Scuba Diving Photos
Drive and Dive: San Diego
San Clemente Island: Purple Hydrocoral Gardens
Divers looking for warmer water and higher visibility can quickly hop to San Clemente Island, where coral, rays and kelp forests await.
Exploring Wreck Alley
Wreck enthusiasts are thoroughly spoiled in San Diego, where a collection of purpose-sunk ships forms world-famous Wreck Alley. The highlight of this artificial-reef system is the extraordinary HCMS Yukon, a 366- foot Canadian destroyer sunk in 2000 that lies between 70 and 105 feet of water. The ship went down in rough seas the night before its intended reefing and lies on its port side, which can be a bit disorienting, and surge and current are more common than not. Divers are undeterred, however, as its considerable superstructure includes easily recognizable structures. The bridge, crow’s nest, davits and smokestack are layered with plumose anemones, bright corynactis and clusters of majestic giant metridiums, providing incredible photo opportunities. Schools of blacksmith gather above the wreck, and divers often find themselves surrounded by fish during their ascent.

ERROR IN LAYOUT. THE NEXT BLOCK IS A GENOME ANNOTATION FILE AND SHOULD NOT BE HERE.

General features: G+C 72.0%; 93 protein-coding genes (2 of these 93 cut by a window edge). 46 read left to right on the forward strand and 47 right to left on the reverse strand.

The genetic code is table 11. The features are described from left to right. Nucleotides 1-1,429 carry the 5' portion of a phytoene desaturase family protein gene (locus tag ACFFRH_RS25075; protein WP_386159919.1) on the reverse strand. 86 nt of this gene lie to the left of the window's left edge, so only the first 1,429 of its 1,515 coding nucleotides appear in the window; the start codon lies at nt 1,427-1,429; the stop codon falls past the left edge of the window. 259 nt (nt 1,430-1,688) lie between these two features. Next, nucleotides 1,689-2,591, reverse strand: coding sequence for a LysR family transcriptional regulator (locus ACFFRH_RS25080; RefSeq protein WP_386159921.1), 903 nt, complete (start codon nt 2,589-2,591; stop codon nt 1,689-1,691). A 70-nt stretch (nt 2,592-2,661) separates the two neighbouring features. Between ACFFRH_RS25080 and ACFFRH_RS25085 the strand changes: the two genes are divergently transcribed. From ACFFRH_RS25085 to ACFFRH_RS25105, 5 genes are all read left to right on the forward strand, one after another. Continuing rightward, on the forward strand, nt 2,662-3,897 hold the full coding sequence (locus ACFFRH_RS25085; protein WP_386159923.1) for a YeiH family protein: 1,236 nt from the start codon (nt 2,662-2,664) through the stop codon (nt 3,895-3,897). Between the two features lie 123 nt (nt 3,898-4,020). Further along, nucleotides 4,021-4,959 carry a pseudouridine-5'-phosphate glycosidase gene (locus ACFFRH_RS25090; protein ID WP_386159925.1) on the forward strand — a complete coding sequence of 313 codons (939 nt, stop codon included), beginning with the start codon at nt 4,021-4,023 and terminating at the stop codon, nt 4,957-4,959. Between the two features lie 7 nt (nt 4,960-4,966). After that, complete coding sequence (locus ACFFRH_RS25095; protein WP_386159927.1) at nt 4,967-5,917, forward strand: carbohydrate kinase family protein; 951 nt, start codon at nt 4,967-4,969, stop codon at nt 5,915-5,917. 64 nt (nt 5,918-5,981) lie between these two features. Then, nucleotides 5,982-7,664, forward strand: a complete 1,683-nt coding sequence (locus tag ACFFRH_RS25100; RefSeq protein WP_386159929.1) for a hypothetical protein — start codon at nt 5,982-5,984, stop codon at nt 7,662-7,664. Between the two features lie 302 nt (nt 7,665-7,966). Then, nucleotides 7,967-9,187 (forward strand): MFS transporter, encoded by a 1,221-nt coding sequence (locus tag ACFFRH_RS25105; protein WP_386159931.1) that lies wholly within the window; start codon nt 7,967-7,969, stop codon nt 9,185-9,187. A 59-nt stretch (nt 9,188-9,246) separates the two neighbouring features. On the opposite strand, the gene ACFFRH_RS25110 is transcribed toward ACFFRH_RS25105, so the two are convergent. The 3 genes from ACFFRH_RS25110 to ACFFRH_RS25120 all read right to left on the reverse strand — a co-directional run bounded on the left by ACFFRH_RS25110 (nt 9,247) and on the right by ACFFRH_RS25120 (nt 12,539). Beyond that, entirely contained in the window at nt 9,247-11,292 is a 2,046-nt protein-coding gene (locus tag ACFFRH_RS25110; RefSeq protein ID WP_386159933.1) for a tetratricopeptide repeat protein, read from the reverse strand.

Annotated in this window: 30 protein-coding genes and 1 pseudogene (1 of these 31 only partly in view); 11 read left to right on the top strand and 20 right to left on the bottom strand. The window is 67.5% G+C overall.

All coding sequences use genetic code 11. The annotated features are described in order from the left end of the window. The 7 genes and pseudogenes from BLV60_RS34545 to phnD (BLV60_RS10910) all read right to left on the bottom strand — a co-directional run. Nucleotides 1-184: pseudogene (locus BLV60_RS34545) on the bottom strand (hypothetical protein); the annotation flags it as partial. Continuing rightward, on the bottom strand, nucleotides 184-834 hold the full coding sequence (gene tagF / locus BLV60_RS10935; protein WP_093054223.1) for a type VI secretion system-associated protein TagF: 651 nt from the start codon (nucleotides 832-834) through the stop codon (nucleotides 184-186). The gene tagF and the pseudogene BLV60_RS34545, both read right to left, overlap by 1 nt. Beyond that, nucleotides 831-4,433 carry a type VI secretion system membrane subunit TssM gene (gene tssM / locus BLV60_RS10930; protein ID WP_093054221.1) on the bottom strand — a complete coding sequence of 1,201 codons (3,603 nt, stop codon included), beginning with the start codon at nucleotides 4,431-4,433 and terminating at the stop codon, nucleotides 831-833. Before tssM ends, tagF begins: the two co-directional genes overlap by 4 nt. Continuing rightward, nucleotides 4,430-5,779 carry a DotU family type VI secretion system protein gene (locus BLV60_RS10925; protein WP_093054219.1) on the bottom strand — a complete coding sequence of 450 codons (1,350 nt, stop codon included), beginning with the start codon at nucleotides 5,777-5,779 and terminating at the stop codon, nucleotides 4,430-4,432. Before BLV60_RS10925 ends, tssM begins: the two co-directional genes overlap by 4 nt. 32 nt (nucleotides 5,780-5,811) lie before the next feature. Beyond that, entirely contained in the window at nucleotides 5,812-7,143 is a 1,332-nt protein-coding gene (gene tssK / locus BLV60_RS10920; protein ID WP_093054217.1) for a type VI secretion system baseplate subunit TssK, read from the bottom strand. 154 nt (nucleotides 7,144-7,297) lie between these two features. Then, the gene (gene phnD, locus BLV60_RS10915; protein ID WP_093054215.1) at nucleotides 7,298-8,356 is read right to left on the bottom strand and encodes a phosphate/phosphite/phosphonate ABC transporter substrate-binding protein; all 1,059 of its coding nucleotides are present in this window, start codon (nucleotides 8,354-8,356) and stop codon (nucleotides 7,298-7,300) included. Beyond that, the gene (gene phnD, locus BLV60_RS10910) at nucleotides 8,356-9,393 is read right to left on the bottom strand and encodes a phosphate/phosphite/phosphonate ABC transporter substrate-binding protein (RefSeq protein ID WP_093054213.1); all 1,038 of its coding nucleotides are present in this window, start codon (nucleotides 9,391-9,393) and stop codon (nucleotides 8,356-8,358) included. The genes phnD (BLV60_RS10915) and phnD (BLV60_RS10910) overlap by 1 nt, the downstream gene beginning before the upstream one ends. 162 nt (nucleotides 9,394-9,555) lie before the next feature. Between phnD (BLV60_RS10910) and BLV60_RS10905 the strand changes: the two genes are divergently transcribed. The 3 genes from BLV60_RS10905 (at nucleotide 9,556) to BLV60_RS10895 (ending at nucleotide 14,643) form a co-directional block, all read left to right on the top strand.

Locals and visitors alike adore the close-by Ruby E, a 165-foot Coast Guard cutter-turned drug smuggling vessel that was sunk in 1989. Its smaller size and slightly shallower depth — 60 to 85 feet — mean it’s easier to fully examine on a single dive; its upright structure is so thickly encrusted with red gorgonians and pink corynactis that the ship is commonly compared to a Rose Bowl float. It’s easy to safely inspect its wide-open bridge and wheelhouse, though divers often get too distracted by the brightly colored greenlings, rockfish and California scorpionfish on its decks to bother.
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